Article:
Fashion Hackle and the retail impact

Articles, featured — By on March 5, 2011 7:20 am

With the “feather hair extension” craze, many fly shops and tying material retailers have seen a HUGE increase in business. We ran a previous article on the impact at the supplier level (“Whiting EuroHackle- Fashion killer the Fly Tyer).

This topic has left the retail shops in a hard spot. As the economy put the squeeze on small businesses, the fashion market was placing single orders that we equal to a half month’s sales. But there has been some push back from tiers. Here are some comments from our last article

“This really sucks! Is nothing sacred anymore?…”
“This is just a fad. Your beauty supply and hair salons will be a great place to find cheap feather, once, the fad is gone. Most will over buy and will be stuck with the extra. Keep a eye on ebay.”
“…The hackle producers will breed more birds and when fickle fashion falls from favor fellow fly fishers find feathers frugally priced…”

We reached out to J.Stockard, a fly fishing/tying retail shop (and major Hatches sponsor)… and here is their thoughts.

“Thought you might be interested to hear my thoughts on the current hackle situation. While Whiting is creating smaller packs to address the ‘hobbyist’ demand for hackle, from our vantage point, the real demand is coming, not from hobbyists, but big time buyers. For the last few weeks, we’ve been getting $500 – $1000 orders regularly (most we can no longer fill). Two weeks ago, we got 2 calls in succession, the first caller purchased all our full (all grades) Whiting saddle hackle. The 2nd took all our ½ and ¼ saddles. There are plenty of hobbyists around too, they are not where the volume is.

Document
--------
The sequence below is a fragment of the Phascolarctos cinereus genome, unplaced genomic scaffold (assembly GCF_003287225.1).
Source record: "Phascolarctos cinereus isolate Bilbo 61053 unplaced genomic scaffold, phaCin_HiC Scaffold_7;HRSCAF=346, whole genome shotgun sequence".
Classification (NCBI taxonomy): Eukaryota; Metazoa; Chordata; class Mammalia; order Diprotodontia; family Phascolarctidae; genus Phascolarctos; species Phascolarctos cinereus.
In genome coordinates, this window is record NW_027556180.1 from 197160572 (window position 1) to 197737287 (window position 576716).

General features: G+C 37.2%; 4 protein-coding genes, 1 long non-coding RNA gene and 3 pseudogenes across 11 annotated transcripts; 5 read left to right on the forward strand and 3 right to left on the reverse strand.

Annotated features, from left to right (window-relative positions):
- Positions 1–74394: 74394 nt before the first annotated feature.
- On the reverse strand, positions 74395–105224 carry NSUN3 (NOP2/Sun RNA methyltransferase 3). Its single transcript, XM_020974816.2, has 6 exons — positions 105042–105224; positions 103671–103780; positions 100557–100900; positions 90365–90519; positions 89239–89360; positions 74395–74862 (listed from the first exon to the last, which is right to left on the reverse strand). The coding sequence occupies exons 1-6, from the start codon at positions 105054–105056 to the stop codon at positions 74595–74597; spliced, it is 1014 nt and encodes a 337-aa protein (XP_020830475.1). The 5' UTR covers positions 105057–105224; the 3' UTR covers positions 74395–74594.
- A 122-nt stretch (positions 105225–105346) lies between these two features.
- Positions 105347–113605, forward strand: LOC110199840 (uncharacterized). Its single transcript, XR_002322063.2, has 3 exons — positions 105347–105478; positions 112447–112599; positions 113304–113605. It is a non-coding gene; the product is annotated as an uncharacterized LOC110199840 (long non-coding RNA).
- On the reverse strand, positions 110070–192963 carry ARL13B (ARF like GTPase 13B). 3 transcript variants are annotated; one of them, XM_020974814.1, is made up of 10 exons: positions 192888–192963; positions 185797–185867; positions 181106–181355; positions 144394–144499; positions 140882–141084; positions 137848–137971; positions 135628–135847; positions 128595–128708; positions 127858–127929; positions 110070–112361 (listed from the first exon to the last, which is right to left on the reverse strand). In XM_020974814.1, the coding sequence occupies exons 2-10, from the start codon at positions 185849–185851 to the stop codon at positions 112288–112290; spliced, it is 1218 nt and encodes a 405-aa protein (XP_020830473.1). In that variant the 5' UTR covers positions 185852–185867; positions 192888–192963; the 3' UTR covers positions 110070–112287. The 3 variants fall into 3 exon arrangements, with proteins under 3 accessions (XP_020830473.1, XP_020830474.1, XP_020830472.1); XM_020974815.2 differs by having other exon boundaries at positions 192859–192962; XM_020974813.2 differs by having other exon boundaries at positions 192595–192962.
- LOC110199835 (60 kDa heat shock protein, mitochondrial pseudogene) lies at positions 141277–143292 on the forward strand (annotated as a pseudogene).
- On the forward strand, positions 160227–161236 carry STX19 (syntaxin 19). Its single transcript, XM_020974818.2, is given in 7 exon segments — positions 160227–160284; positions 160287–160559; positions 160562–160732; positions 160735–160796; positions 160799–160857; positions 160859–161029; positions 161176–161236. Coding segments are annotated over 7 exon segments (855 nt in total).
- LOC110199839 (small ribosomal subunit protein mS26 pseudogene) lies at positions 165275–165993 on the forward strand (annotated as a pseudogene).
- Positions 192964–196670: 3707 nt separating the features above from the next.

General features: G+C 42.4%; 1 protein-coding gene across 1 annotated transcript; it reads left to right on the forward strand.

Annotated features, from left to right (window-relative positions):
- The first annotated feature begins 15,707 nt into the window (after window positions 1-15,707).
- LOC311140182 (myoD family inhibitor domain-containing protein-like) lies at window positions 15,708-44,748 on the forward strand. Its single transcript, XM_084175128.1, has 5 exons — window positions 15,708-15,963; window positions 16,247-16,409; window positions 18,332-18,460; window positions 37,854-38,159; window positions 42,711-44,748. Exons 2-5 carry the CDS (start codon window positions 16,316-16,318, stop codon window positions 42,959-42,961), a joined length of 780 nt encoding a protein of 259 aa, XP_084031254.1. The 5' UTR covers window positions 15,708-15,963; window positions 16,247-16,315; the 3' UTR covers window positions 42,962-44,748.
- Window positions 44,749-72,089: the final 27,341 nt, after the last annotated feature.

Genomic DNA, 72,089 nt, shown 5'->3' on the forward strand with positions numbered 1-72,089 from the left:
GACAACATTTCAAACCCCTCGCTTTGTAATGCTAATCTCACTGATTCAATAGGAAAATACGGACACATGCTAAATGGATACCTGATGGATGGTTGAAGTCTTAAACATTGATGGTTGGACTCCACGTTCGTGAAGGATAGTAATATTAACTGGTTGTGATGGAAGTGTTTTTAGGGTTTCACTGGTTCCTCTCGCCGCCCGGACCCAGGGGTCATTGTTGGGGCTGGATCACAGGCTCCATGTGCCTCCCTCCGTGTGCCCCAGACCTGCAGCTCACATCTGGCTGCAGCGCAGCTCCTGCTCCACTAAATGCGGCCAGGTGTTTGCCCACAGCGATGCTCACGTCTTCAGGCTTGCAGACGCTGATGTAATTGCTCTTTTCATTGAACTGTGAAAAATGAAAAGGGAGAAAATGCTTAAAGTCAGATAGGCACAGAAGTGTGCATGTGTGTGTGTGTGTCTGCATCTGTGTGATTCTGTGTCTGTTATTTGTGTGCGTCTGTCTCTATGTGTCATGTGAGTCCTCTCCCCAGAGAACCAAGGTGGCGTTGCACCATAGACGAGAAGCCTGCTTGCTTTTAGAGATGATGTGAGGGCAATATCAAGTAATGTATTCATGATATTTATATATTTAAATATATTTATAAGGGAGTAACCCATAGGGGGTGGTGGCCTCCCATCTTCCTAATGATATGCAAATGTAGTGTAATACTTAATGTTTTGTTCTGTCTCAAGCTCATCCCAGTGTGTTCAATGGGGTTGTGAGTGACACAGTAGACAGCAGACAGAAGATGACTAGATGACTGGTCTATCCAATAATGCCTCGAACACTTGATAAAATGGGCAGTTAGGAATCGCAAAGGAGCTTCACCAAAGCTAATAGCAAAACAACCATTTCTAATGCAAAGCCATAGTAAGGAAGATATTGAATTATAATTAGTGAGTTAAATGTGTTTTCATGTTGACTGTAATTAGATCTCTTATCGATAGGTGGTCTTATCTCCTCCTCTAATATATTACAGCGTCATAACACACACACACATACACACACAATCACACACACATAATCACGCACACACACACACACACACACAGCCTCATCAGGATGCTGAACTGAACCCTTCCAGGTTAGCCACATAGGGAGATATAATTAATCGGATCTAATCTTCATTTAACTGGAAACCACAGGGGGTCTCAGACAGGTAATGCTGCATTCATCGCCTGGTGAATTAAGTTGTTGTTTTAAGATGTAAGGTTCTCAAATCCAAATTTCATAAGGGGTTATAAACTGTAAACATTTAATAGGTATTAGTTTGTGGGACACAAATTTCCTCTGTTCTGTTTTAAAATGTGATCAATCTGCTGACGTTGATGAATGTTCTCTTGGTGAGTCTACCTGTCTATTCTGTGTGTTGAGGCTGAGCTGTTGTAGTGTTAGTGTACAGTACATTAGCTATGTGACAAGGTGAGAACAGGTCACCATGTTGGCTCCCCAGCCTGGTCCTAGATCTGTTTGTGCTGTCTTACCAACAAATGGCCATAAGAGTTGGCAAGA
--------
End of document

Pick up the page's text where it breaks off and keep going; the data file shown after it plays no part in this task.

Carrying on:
In my view, this is not great business for fly shops (us included). None of these buyers are long-term, loyal customers like the fly tyers we want to attract and serve. The hobbyists are really HIGH maintenance and many are now ordering hackle that won’t work for them. We’ve stopped shipping unless we confirm the order and explain exactly what types of feathers they’ll be getting. They’ve now moved onto bugger packs, steamer deceiver packs, etc. It’s crazy…

Unrelated to this winter’s hackle fad, I thought you might light to see the attached picture. We sold these feathers (shipped overnight to Paris) to a major fashion designer last fall. We thought it was fun! Little did we know what was to come.” –

… so it sounds like Capes aren’t the only thing being scooped up? bugger packs… deciever packs…. yak…. Lady Amhurst tails? Everyone involved knows this is just a fad, and will be far behind us a year from now. But with unhappy tiers being turned off by manufactures and retailers, the lasting effects could have impact well after the last extension is strung.

Are there any Hatches readers out there plucking there saddles and running down to the hair salon?